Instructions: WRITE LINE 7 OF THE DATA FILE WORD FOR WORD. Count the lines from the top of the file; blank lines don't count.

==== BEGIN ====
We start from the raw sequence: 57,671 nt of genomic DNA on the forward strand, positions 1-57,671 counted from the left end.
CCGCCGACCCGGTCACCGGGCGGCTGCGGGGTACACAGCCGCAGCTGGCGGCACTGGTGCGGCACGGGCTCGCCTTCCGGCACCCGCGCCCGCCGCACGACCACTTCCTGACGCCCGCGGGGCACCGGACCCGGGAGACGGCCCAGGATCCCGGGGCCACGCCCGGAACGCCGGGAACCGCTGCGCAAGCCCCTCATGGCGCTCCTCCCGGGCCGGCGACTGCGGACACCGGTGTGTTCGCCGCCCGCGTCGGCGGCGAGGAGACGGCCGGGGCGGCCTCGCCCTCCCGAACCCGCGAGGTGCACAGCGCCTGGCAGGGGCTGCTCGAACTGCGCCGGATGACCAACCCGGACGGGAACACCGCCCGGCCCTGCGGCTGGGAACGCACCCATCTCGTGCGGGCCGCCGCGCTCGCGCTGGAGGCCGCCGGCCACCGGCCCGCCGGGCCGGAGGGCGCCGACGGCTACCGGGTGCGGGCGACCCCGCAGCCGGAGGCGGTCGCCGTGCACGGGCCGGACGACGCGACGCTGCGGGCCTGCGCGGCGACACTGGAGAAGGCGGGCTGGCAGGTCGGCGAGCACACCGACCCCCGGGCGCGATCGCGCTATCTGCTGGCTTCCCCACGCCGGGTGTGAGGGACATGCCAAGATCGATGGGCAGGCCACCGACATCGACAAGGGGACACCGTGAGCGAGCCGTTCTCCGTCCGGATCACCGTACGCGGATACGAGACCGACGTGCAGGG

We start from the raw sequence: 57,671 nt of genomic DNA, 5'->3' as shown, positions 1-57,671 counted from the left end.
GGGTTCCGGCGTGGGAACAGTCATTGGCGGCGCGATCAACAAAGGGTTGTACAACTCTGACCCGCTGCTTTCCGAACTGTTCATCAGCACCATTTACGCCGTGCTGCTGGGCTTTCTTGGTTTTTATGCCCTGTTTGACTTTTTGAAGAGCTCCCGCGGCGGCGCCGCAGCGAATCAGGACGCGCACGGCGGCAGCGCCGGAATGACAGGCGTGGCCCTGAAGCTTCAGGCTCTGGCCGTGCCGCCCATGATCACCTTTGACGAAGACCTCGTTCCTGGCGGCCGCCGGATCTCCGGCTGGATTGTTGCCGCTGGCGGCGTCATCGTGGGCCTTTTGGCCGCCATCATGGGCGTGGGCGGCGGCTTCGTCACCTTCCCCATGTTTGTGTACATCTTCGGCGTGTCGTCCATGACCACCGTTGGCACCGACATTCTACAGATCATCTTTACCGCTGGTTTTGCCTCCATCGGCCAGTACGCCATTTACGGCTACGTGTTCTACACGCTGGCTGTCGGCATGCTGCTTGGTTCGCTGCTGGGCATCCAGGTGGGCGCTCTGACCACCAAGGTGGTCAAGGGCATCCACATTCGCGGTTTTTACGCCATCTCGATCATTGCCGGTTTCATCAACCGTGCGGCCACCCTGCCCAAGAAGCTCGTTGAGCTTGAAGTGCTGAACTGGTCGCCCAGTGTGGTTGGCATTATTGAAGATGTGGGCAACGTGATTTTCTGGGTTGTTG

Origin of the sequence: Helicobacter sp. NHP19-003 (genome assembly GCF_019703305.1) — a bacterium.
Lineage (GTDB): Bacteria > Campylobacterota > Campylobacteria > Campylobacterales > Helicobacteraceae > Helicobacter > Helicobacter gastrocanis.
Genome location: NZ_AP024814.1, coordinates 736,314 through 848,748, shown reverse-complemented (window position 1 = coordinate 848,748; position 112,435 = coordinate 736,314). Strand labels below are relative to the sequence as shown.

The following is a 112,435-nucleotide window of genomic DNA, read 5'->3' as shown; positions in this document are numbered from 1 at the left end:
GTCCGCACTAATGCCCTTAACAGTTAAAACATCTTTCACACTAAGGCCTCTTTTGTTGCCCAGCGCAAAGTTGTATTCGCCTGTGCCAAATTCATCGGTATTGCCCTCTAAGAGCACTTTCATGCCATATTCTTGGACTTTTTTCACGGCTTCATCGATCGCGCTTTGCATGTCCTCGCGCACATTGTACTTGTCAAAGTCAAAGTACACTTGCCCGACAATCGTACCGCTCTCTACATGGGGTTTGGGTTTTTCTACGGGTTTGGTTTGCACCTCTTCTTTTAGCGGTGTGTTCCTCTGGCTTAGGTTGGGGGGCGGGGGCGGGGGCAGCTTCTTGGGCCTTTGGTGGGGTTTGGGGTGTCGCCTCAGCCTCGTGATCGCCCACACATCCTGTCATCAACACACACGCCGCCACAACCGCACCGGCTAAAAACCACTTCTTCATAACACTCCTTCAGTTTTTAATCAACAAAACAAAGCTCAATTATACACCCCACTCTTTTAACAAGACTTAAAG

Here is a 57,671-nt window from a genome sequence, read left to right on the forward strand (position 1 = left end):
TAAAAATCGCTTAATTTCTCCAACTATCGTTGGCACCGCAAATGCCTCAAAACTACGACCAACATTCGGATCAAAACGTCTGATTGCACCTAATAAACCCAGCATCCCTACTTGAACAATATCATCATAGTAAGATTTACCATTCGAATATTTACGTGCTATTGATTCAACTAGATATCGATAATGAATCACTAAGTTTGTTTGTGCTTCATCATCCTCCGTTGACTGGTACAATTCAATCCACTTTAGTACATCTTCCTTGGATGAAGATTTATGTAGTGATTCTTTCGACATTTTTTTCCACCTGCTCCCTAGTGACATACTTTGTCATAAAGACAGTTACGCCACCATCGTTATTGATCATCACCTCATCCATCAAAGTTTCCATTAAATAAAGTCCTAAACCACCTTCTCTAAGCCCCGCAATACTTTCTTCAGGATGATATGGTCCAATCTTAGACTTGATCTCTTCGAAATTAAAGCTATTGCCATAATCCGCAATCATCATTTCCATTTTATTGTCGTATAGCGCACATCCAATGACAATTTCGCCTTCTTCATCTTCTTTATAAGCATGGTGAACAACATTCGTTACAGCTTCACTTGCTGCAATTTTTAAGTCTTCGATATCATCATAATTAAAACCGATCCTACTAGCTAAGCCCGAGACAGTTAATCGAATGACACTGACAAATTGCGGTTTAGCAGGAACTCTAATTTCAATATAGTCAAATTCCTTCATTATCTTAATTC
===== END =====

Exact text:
Genome location: NZ_AP024814.1, coordinates 736,314 through 848,748, shown reverse-complemented (window position 1 = coordinate 848,748; position 112,435 = coordinate 736,314). Strand labels below are relative to the sequence as shown.